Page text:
Posted by jrubins101 on Tuesday, September 3, 2013
Compiler Greg Adams makes it quite clear from the first sentence of the liner notes that this release is from a very specific and important collection of American music in the Smithsonian Folkways Classic series, which is not to be confused with 'classic banjo' in some other sense. Unfortunately, most listeners won't consult the liner notes before checking out the thirty masterpieces contained in the CD and may wonder how a CD entitled, Classic Banjo could possibly omit such titans of the five-string as Earl, Ralph, J.D. and Reno.
Still, the song list represents the breadth and scope of the banjo and its possibilities in genres linked to localities as widespread as the deep south, through Appalachia, as far north as Nova Scotia and Ireland. The banjo's origins as an African instrument brought to this continent by slaves and incorporated into the music of white, rural America is charted with cartographic precision throughout the collection.
Undoubtedly, the social climate of 20th Century southern America was segregated. The history of the banjo, however, built no such barriers, and mutual influence, whether intentional or not, is apparent in many of the selections, including, "Jaw Bone" by Willie Chapman. Black American banjo is well represented throughout the CD, including Elizabeth Cotten on "Georgia Buck", whose distinct style is due in no small part to her practice of playing the banjo, as well as her guitar, upside down. This version is earlier in her career, when her voice was higher and her playing much quicker than in later recordings. If banjo fans are not familiar with the deep, rich tradition of black American banjo there are diamonds to mine throughout, such as "Coo Coo" from Dink Roberts, and Josh Thomas' "Mississippi Heavy Water Blues".
While there are no Earl Scruggs recordings, Scruggs style and its influence is given considerable time in the liner notes. The notes provide a comprehensive overview of these artists, their sometimes obscure biographies, often giving some insight into the impressive array of techniques, as well as briefly describing the complex history of the banjo.
It's an eclectic selection and a testament to the versatility of the instrument. To the uninitiated ear, the banjo can sound harsh, twangy and jagged, generally played at a dizzying speed. Although speed is characteristic of masterful banjo playing, its resonant, rhythmic allure is just as captivating when played at a slower tempo, such as "Bright Sunny South" by Dock Boggs or Rufus Crisps' "Walk Light Ladies." For sheer banjo muscle and audacity, however, it would be hard to beat Lee Sexton's "Fox Chase."
A welcomed inclusion is Doc Watson, whose exuberant and prodigious style on guitar is just as evident on the clawhammered, "Old Hobo". Doc returns on guitar with Roger Sprung, and Earl's presence is felt again on "Smokey Mokes".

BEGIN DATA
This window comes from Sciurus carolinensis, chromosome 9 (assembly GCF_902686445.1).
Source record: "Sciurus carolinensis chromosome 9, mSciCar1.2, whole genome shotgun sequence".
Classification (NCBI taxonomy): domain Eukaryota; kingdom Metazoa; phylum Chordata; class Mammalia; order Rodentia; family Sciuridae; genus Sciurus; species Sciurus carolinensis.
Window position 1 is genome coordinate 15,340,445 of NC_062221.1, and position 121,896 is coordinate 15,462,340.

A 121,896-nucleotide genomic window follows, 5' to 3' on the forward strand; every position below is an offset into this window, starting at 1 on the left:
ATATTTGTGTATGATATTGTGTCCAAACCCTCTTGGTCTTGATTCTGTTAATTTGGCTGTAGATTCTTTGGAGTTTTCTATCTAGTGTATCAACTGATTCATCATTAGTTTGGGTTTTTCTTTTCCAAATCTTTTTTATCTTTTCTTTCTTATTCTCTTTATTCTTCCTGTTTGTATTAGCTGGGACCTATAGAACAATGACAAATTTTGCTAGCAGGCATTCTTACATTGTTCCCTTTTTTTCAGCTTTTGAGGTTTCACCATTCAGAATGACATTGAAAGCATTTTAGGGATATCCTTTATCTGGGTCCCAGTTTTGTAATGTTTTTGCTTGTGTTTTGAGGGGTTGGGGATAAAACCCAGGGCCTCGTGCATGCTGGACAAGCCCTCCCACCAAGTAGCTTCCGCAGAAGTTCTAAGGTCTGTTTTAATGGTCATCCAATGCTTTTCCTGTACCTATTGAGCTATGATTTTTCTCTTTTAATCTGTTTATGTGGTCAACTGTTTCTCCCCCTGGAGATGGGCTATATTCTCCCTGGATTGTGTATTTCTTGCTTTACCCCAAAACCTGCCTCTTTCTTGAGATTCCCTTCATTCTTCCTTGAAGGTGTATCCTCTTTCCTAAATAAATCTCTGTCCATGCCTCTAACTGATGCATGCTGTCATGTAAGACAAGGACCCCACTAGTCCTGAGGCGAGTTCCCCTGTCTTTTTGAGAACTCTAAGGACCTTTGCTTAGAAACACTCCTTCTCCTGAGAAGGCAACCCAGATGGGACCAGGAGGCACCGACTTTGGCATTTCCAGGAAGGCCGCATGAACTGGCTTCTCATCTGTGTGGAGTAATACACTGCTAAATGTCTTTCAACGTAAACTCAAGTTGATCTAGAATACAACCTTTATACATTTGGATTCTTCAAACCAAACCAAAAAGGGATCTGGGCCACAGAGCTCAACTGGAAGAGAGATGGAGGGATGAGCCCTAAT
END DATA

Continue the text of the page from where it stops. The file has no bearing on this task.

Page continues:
The strength of the CD, beyond the sheer brilliance of the players and the diversity of the song selection, is that Adams did not impose a rigid criteria from among his choices at Smithsonian Folkways. Banjo artists are presented playing solo, with a band, instrumental, tenor, bluegrass and clawhammer. To those who are less familiar with tenor banjo, "Skylark/Roaring Mary", with Mick Moloney on banjo, provides an intriguing introduction to the Irish tradition's emphasis on precise triplets and beautiful melodies.
The collection ends with Bill Monroe and The Blue Grass Boys, with Bill Keith on banjo, recorded many years after Scruggs left the band. "Bluegrass Breakdown" is a feature for the revolutionary banjoist, and where we might be reminded again of who is not on the CD, it's easier to be forgiving once Keith plays a masterful melodic break in his innovative style.
While the recordings included on the CD span the 20th Century, including such contemporary masters as Tony Trischka and Ken Perlman, all of the songs appear to originate before Scruggs came on the scene. Perhaps the suggestion is that this represents the pre-Earl banjo era, before being dominated by his driving three-fingered style that would revolutionize the instrument. Earl, as well as Ralph Stanley, always acknowledged his roots, and Smithsonian Folkways Classic Banjo is as fine a survey of that influence and the complex history of the banjo, as the casual music collector is likely to find.
Visit the Smithsonian Folkways page to purchase the album, or previews tracks, get liner notes and free downloads, and more >
1 comment on “Review of Classic Banjo from Smithsonian Folkways”
Alex Mal Says:
Monday, September 9, 2013 @9:49:10 AM
You can also download the CD and liner notes from the Folkways website. I love downloading their liner notes--always a wealth of information there. Scruggs never recorded on Folkways to my knowledge. It was probably tricky for them to secure the rights to his music to include in the compilation.
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